MINA KITSOS chinwags with Palms’ Al Grigg about switching bands, swapping guitars for USBs and trading a kebab for an album.
I know what you’re thinking — wow, these guys look a hell of a lot like noughties chart-crushers Red Riders. Well, you’re half right. After hammering the last few nails into their alternative-rock-band-gone-sour coffin, lead man Al Grigg and drummer/“girlish backing vocals” provider Tom Wallace decided to embark on a new sonic expedition. With the addition of bassist Brendan Walsh and riff-master Dion “Danger” Ford, Palms was born – pushing that lo-fi brand that is best served on maximum volume.
Although audiences have had to warm to a whole new sound, Grigg says the Red Riders residue has been a positive force for Palms. “You’ve already got people following you [who] are interested to hear your music because you have this history. But it’s kind of funny – it’s a whole new generation of kids now.” Grigg, however, isn’t bothered by the occasional mix-up or request for the odd RR tune. “Occasionally, people will shout out for a Red Riders song … But I guess that’s the thing – if you make any music or art you want it to have continued life. It’s cool that music you’ve made is still kicking around, people are still enjoying it.”
Of course, with a new band you need new material – and Grigg and Wallace had that covered. “When we started doing Palms stuff, it was just me and Tom. We had generated pretty much an entire set of songs that we thought would be our first album,” chuffs Grigg. That idea, however, soon went down the drain. “I met someone, got really caught up on them, and then I wrote all these songs for them and about them,” Grigg admits. And with track titles ranging from ‘You Were Mine’ to ‘Yours Mine’ and ‘End of Forever’, Drake is being given a run for his money. “There are only three songs on that record that pre-date that person. The rest is all about them.”
It’s this same raw sentiment that runs through the Sydney outfit’s debut LP Step Brothers, a record that strikes a balance between soft melodies and gritty beats. With the ear of a local bigwig producer – Straight Arrows’ Owen Penglis – the cuts see Palms channelling a pared back aesthetic that would not be out of place on an 80’s vinyl. Grigg says recruiting Penglis’ help on the album was a no-brainer. “We like lo-fi music, and it seems to really suit the songs, in a way. They’re such personal, small songs. It made more sense.”
Paying (according to Palms) the price of a kebab to record the album wasn’t the only advantage. Step Brothers was recorded in Penglis’ pad, a huge difference from what Grigg was used to. “You’re writing songs about your everyday life and you record them in someone’s house. There’s a good kind of continuity. Sometimes you go into a studio and it’s such a foreign world, in a way. I always feel a bit weird – it’s something on the clock and a different scenario.” Moonlighting as a band member of Straight Arrows, Grigg says Penglis’ sonic fingerprints were there from the start. “He has been a big influence on my songwriting and my attitude towards music as well, so it felt like a pretty natural progression.”
As for the change of pace, Grigg is somewhat relieved. “Me and Tom, with our last band, it wasn’t very enjoyable. We had a lot of concerns, we worried about things a lot and put a lot of pressure on ourselves and on the album. With Palms, we just wanted it to be fun, and with no pressure or expectations from a record label, it was just easy. So when we put it out, I wasn’t really that concerned,” he admits. “Without sounding like it’s a totally selfish pursuit, for Palms, it’s about us and our enjoyment and if other people get into it and like it as well, that’s awesome.”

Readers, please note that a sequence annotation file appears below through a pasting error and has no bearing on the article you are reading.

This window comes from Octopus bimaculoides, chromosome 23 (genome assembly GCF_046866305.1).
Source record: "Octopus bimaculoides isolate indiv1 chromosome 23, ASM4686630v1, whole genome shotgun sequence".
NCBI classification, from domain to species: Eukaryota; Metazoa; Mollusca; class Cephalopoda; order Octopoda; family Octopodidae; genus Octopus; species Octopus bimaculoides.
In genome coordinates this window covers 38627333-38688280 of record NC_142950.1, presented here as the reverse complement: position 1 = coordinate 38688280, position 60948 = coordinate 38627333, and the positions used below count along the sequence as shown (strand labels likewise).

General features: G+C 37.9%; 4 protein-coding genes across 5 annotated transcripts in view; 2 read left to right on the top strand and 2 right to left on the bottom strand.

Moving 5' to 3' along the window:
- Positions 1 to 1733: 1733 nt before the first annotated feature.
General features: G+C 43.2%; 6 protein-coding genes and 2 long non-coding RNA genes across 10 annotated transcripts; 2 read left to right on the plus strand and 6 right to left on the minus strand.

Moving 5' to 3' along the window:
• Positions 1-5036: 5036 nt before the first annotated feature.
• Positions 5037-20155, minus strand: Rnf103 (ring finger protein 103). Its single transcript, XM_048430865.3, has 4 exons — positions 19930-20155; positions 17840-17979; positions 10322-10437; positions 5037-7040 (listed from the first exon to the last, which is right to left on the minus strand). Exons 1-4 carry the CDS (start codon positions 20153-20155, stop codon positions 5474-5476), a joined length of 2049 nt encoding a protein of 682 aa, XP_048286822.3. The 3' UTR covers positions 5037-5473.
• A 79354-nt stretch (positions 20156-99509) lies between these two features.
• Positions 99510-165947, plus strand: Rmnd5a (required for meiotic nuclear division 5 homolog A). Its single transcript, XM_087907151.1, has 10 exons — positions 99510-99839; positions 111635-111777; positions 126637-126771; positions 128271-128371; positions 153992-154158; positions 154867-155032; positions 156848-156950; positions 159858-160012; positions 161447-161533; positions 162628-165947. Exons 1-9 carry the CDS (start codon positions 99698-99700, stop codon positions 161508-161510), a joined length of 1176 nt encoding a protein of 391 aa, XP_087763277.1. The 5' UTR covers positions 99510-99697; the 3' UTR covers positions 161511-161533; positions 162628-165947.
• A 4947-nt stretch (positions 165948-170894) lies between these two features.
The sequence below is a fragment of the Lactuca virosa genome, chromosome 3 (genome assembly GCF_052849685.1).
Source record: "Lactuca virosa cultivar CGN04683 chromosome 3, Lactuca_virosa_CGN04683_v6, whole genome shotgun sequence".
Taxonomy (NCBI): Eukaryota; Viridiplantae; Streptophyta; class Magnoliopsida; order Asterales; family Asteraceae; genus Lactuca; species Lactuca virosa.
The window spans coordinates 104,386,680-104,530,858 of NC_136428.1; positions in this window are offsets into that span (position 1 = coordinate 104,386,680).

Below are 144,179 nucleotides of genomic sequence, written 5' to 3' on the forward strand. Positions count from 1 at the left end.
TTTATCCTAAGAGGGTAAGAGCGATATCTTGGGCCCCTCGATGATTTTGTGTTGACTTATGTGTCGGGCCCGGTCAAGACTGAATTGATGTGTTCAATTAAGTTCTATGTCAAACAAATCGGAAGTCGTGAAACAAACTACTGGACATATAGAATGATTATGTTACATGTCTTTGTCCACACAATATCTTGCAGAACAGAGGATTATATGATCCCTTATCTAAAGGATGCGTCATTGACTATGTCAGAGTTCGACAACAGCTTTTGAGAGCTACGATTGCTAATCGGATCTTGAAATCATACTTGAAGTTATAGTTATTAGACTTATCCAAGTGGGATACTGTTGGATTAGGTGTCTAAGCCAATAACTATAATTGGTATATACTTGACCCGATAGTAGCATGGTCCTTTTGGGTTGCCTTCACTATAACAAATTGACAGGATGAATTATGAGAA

Fresh off the back of DZ Deathrays’ Black Rat Tour – a fitting follow-up to a support slot on Cloud Control’s Dream Cave Tour late last year – Palms have been keeping sweaty, even trying their hand at DJing. Most recently, the boys manned the decks at Breakdance Spectacular, a day festival run by Bluejuice’s Jake Stone. It’s okay if you missed it though — Grigg is keen to spin cuts more frequently. “It’s the easiest way to make money. By the end, we were just standing there looking at each other, laughing, because we just got paid in cash, Jake gave us drinks, and we were playing music we like. And all we had to bring was a USB — it was so much better than being in a band,” he laughs. It wasn’t all breezy, though, with a Red Riders hit still seeping through the mix and that inevitable sense of AWKWARD. “The guy before us was playing ‘Ordinary’, and after we got off stage, the next guy, to embarrass me, played ‘Ordinary’ as well.”
Fear not, though. Grigg insists there are more live shows on the way. “Playing live is my favourite part of being in a band. It’s pretty full on when you go away for the weekends, and then you’ve gotta come back and work for a few days and then go away. By the end of it, you’re ready to break down. [But on stage] you look around and you’re playing with your friends. I’ve never understood people that are in bands with people they don’t like. It’s pretty hard to not have a good time.”
Already halfway through recording their sophomore album, which Grigg thinks could be ready for next summer (YAY!!!!), Palms have been in talks with independent record label I OH YOU about another little venture that’s up their sleeve. “It’s in such an embryonic stage, but me and Dion wanna get a few of our friends’ bands and play in a warehouse and call it Mates — do a Palms invitational thing, where our friends’ bands play and we all get to hang out.” Count us in.
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